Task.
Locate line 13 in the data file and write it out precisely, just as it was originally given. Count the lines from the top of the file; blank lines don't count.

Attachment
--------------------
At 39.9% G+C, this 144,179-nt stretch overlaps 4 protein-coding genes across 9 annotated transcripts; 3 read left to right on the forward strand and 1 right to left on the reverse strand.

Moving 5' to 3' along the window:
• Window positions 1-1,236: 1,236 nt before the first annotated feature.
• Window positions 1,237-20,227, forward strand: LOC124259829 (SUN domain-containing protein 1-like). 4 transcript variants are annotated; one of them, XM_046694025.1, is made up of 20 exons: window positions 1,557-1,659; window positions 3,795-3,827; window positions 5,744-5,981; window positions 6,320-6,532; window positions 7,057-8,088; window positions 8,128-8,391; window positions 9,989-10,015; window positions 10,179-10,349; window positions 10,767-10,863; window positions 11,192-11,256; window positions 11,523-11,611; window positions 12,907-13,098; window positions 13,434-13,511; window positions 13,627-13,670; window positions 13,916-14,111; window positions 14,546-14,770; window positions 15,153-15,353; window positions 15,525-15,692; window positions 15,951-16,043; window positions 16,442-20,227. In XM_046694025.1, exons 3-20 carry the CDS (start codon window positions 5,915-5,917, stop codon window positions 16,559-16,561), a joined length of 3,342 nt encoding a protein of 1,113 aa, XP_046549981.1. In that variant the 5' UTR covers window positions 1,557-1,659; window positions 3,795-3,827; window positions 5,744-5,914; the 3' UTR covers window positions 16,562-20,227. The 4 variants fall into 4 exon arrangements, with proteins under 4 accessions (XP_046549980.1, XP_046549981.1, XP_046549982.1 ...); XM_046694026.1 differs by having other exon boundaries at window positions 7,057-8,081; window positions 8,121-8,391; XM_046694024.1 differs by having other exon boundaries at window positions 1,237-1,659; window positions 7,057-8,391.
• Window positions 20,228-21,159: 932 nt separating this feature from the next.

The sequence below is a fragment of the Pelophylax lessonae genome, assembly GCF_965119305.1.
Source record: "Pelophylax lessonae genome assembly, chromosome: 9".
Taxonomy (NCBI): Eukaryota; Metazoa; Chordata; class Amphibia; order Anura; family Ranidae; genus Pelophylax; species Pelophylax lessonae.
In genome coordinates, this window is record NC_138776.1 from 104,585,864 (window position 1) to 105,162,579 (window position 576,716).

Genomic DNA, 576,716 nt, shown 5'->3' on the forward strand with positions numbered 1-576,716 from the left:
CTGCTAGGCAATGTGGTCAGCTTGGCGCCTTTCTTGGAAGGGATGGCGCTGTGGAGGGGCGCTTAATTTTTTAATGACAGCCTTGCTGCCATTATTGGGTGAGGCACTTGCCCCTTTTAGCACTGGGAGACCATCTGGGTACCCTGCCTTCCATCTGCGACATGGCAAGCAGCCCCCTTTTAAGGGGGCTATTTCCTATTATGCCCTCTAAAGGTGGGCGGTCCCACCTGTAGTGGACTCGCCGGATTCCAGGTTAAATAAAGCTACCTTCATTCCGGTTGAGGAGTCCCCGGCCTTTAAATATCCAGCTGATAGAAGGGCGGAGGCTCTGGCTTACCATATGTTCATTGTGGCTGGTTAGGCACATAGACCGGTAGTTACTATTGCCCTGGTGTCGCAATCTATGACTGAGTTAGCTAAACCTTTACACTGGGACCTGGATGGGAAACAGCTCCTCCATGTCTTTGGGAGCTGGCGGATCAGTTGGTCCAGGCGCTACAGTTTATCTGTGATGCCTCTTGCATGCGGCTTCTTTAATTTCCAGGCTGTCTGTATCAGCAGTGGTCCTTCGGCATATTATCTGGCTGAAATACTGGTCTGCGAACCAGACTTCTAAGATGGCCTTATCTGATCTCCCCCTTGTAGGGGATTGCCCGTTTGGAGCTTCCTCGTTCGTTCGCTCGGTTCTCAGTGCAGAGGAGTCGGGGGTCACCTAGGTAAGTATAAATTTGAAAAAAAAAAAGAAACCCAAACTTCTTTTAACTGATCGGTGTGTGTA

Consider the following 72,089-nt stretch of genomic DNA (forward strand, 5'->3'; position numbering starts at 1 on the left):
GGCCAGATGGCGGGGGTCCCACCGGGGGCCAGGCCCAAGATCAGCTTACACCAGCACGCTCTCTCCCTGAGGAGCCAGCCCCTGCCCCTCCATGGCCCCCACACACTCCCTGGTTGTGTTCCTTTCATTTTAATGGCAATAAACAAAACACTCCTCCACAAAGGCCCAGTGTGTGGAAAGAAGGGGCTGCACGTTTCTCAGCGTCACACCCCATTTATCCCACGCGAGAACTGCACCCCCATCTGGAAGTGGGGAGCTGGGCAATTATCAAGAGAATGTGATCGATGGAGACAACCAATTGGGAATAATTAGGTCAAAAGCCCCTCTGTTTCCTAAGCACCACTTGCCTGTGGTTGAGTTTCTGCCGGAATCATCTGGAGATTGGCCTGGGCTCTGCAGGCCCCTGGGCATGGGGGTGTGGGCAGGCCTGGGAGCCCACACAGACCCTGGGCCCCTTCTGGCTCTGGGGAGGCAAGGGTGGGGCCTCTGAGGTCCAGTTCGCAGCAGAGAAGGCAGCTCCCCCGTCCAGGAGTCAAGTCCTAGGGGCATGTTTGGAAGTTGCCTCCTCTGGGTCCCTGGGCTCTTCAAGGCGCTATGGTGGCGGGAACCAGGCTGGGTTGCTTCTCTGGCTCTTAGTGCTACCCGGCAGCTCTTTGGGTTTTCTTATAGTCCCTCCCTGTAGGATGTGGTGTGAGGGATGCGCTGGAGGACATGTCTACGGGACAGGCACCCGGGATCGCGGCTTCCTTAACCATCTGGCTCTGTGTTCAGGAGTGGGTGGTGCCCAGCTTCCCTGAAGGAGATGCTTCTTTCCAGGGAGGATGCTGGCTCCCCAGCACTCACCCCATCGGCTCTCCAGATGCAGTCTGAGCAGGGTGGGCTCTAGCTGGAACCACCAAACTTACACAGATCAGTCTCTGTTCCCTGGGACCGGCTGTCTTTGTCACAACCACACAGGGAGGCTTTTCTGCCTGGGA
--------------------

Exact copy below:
GGCCAGATGGCGGGGGTCCCACCGGGGGCCAGGCCCAAGATCAGCTTACACCAGCACGCTCTCTCCCTGAGGAGCCAGCCCCTGCCCCTCCATGGCCCCCACACACTCCCTGGTTGTGTTCCTTTCATTTTAATGGCAATAAACAAAACACTCCTCCACAAAGGCCCAGTGTGTGGAAAGAAGGGGCTGCACGTTTCTCAGCGTCACACCCCATTTATCCCACGCGAGAACTGCACCCCCATCTGGAAGTGGGGAGCTGGGCAATTATCAAGAGAATGTGATCGATGGAGACAACCAATTGGGAATAATTAGGTCAAAAGCCCCTCTGTTTCCTAAGCACCACTTGCCTGTGGTTGAGTTTCTGCCGGAATCATCTGGAGATTGGCCTGGGCTCTGCAGGCCCCTGGGCATGGGGGTGTGGGCAGGCCTGGGAGCCCACACAGACCCTGGGCCCCTTCTGGCTCTGGGGAGGCAAGGGTGGGGCCTCTGAGGTCCAGTTCGCAGCAGAGAAGGCAGCTCCCCCGTCCAGGAGTCAAGTCCTAGGGGCATGTTTGGAAGTTGCCTCCTCTGGGTCCCTGGGCTCTTCAAGGCGCTATGGTGGCGGGAACCAGGCTGGGTTGCTTCTCTGGCTCTTAGTGCTACCCGGCAGCTCTTTGGGTTTTCTTATAGTCCCTCCCTGTAGGATGTGGTGTGAGGGATGCGCTGGAGGACATGTCTACGGGACAGGCACCCGGGATCGCGGCTTCCTTAACCATCTGGCTCTGTGTTCAGGAGTGGGTGGTGCCCAGCTTCCCTGAAGGAGATGCTTCTTTCCAGGGAGGATGCTGGCTCCCCAGCACTCACCCCATCGGCTCTCCAGATGCAGTCTGAGCAGGGTGGGCTCTAGCTGGAACCACCAAACTTACACAGATCAGTCTCTGTTCCCTGGGACCGGCTGTCTTTGTCACAACCACACAGGGAGGCTTTTCTGCCTGGGA